A four-star pro majority greeted The Man in the Woman’s Shoes, which Fiona Mountford (ES) found a “delightful one-man show” on its arrival at the Tricycle Theatre. Dave Fargnoli (The Stage) found writer/performer Mikel Murfi “a masterful storyteller”.
He described “a compendium of anecdotes, adages and argot, much of it collected through conversations with people around Murfi’s native Sligo”. Dave Calhoun (Time Out) said: “It’s not verbatim theatre, but it carries something of its spirit. Murfi’s vocal dexterity and physical nimbleness allow him to bear an entire town on his back.” Mountford explained of his character, Pat “the narrative he shares is playing only in his head. But what an abundantly well-stocked head it turns out to be”.
Fargnoli observed a “rare ability to switch between voices and mannerisms at speed while keeping several characters distinct”. Jane Shilling (Telegraph) saw him embody “everything from a bee to Kitsey Rainey – the ferocious football coach with a heart of marshmallow – with a supple energy” she found “entirely captivating”. As Calhoun explained “We even hear him faultlessly imitating chickens. And pigs. And dogs. And seagulls.” Mountford said he “embodies them all… with distinction” describing “an intensely vivacious face, capped by cherishably mobile eyebrows”.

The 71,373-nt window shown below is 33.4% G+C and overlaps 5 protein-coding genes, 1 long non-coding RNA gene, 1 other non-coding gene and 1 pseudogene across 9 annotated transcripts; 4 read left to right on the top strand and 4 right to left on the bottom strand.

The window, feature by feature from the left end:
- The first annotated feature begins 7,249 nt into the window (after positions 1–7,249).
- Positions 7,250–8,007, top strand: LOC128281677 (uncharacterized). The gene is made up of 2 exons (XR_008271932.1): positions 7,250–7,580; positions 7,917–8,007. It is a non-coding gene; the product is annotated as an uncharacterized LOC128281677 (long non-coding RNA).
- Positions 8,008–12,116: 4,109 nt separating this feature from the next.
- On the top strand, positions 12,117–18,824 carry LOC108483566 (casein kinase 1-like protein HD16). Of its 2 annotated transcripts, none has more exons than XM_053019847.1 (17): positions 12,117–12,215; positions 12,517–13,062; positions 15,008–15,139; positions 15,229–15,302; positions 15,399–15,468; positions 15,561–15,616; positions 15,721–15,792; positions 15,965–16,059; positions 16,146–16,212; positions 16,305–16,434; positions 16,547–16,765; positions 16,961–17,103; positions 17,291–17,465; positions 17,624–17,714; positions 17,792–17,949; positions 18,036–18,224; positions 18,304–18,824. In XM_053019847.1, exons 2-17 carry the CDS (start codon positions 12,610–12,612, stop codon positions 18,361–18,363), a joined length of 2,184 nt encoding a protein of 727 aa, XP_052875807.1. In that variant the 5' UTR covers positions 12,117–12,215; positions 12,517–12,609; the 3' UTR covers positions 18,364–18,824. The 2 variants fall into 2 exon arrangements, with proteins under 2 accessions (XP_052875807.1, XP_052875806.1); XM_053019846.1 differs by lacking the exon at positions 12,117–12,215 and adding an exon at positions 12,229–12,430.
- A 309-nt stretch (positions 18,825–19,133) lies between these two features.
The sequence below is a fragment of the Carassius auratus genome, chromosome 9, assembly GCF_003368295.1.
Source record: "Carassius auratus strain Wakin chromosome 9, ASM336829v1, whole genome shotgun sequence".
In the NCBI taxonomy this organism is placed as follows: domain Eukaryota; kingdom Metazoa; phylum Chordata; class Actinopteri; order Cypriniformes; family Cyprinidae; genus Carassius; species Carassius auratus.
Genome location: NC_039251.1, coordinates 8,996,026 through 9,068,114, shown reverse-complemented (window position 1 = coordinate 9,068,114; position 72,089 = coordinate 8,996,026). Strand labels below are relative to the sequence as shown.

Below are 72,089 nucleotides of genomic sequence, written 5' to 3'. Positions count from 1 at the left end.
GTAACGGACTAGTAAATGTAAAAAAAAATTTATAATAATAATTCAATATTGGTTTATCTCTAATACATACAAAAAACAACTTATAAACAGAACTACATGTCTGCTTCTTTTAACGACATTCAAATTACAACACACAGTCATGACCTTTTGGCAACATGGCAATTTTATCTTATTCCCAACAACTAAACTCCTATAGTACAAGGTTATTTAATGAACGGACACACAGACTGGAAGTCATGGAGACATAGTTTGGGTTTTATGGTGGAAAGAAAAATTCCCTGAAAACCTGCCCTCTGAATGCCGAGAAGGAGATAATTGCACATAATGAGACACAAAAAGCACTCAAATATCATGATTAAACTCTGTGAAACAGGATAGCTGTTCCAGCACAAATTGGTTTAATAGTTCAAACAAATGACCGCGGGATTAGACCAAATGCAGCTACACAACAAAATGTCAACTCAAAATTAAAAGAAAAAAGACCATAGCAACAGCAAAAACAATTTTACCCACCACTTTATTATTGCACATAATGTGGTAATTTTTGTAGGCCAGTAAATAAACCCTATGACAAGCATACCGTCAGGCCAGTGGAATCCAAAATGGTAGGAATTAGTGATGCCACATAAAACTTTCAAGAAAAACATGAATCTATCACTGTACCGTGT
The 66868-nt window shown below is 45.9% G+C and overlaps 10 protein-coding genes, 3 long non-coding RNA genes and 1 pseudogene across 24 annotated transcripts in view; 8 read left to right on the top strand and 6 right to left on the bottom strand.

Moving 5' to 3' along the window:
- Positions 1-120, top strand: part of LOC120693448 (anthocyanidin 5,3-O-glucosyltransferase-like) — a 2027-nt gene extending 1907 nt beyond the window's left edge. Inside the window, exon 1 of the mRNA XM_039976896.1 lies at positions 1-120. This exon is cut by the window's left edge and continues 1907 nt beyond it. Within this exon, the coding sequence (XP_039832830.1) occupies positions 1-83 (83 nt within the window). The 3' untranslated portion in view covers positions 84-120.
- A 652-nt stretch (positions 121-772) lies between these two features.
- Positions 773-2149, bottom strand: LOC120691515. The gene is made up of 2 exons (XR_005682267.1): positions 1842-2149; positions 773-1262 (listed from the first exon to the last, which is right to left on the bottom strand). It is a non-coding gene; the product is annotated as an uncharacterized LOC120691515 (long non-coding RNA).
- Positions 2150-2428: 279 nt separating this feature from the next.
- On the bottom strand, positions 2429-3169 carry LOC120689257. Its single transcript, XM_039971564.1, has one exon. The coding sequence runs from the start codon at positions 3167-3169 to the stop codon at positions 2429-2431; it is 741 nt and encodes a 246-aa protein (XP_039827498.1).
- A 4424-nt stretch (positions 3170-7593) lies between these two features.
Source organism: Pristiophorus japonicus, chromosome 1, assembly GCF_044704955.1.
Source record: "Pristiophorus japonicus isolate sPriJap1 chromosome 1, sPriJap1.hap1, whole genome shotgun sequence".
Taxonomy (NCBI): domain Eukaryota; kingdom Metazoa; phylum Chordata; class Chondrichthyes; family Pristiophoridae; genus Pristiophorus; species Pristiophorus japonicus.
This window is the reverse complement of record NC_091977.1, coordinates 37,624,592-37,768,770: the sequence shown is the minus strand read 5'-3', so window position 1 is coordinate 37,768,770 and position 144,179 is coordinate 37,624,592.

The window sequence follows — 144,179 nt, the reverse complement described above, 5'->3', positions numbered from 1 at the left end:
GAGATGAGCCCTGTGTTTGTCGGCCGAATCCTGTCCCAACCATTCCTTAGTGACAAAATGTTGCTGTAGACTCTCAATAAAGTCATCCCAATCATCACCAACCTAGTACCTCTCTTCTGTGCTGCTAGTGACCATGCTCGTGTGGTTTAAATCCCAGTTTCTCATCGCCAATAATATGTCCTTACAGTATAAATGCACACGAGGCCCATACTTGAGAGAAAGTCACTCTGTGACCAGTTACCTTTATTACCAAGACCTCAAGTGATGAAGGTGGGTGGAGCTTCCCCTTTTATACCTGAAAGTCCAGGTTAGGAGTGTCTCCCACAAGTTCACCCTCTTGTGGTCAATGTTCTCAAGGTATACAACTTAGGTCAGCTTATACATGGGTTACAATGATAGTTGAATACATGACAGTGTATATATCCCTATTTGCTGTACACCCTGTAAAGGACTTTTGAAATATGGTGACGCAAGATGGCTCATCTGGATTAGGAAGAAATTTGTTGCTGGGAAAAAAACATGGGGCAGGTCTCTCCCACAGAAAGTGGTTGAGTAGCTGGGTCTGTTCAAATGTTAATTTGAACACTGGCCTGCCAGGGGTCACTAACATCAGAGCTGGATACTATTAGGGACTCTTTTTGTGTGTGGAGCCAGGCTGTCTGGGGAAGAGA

She was among those observing “playful echoes” of All That Fall “in the long walk and eccentric characters”, although Shilling detected “only hints of the darkness and complexity of Beckett’s drama”. Fargnoli found this piece “both perceptive and mischievous… by turns silly, surreal and sentimental” and set in a “nostalgic, rural Ireland… full of luminous details”. He acknowledged “an ambling and somewhat aimless tale” but enjoyed “a vivid – and unmistakably Irish – turn of phrase” suggesting “it is the warmth and skill of the telling which makes it so enjoyable”. Calhoun agreed: “the words, language and rhythms of everyday speech all carry a sharp ring of truth” adding “it helps that so much of this is very funny”.
Shilling summed up “a work of great charm and affection for rural Ireland and its people, performed with astonishing versatility”. Fargnoli described “an uplifting celebration of eccentricity” and Calhoun found it “enormously big-hearted, ridiculously energetic” with “endless compassion and verve”. Mountford said “Murfi magics up wonders from a bare stage” and hailed “A modern classic in the making”.